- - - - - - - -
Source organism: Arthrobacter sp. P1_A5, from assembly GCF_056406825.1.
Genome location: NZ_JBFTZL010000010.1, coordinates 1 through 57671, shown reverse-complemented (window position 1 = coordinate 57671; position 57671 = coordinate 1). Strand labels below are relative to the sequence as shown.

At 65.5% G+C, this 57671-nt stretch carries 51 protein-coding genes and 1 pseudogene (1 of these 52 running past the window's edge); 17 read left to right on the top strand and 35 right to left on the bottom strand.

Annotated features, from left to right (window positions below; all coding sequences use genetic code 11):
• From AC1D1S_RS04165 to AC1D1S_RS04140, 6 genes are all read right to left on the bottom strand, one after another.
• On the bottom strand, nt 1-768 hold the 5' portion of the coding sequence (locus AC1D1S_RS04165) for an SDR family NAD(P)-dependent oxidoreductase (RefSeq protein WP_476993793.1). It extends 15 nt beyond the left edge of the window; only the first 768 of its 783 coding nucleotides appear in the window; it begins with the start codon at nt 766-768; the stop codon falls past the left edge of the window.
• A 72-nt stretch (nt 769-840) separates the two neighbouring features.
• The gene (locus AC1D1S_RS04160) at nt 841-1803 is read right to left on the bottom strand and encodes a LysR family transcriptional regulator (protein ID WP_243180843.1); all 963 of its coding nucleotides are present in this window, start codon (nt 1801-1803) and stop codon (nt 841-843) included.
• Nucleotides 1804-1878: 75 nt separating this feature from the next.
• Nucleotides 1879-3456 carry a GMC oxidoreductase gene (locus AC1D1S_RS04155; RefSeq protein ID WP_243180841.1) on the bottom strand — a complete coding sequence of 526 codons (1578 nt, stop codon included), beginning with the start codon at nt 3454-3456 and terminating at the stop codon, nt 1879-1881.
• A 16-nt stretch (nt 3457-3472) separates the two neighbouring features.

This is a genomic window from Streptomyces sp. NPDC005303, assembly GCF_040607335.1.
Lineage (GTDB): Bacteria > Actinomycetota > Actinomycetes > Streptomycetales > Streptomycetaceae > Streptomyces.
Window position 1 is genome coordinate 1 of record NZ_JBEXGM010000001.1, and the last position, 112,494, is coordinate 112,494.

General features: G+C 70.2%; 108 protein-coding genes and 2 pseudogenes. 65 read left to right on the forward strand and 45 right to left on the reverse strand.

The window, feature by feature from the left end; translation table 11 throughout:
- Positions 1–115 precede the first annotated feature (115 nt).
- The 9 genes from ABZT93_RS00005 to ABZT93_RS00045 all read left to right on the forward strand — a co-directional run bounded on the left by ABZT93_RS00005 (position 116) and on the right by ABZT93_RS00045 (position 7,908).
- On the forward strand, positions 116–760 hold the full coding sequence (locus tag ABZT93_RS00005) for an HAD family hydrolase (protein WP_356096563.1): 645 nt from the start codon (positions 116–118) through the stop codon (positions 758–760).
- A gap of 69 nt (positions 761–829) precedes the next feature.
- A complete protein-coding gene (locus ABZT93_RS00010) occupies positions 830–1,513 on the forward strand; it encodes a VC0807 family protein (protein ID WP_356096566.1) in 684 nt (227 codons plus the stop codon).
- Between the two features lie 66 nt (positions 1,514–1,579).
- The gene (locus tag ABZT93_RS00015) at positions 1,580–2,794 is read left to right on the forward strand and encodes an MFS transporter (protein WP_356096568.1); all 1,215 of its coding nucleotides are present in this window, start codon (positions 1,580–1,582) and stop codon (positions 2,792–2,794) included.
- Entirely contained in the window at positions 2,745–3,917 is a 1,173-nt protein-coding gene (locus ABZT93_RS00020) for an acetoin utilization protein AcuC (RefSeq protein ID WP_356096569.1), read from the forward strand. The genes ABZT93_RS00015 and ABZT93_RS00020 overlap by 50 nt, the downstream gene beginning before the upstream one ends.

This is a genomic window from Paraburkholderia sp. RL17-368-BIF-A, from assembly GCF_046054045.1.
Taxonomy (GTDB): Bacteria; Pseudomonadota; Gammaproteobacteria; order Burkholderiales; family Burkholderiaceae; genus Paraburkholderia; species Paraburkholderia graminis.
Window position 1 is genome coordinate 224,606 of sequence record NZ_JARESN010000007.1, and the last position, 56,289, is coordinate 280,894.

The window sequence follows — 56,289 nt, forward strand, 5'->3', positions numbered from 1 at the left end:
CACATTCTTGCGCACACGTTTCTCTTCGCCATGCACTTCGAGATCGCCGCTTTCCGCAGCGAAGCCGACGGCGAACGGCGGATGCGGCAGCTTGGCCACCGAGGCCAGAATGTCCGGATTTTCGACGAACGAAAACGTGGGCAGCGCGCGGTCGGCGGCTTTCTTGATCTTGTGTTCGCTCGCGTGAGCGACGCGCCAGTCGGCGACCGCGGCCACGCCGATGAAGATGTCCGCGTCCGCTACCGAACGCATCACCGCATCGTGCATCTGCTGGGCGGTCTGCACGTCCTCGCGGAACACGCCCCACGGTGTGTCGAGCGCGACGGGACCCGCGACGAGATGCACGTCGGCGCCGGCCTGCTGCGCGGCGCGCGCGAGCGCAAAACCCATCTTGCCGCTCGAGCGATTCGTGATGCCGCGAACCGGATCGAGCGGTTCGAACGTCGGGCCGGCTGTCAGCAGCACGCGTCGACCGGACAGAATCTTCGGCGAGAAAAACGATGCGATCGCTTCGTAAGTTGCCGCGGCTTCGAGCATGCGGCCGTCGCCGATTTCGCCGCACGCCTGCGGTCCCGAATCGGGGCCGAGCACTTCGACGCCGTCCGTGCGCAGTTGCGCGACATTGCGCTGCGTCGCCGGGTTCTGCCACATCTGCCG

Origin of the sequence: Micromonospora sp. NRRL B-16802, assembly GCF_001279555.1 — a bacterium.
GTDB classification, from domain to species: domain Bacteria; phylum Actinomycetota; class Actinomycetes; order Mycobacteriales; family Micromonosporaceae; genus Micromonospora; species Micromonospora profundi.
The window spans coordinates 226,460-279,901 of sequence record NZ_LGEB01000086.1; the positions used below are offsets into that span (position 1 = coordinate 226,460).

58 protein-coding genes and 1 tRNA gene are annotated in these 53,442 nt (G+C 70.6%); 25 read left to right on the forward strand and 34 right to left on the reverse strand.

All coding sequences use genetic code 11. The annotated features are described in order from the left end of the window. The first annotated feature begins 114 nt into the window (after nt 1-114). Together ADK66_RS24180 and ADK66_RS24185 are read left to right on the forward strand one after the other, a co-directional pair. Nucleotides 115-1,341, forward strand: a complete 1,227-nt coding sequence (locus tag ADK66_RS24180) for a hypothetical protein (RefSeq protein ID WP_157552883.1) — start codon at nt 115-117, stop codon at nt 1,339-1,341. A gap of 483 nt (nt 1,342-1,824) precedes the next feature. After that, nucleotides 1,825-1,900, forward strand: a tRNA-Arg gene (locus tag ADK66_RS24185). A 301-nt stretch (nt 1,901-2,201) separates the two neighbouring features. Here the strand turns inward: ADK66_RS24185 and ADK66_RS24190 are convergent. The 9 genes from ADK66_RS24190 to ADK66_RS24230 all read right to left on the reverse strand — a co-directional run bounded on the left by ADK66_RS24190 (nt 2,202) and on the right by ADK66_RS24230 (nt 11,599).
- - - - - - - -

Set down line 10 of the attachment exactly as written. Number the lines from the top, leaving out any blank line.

• Nucleotides 1879-3456 carry a GMC oxidoreductase gene (locus AC1D1S_RS04155; RefSeq protein ID WP_243180841.1) on the bottom strand — a complete coding sequence of 526 codons (1578 nt, stop codon included), beginning with the start codon at nt 3454-3456 and terminating at the stop codon, nt 1879-1881.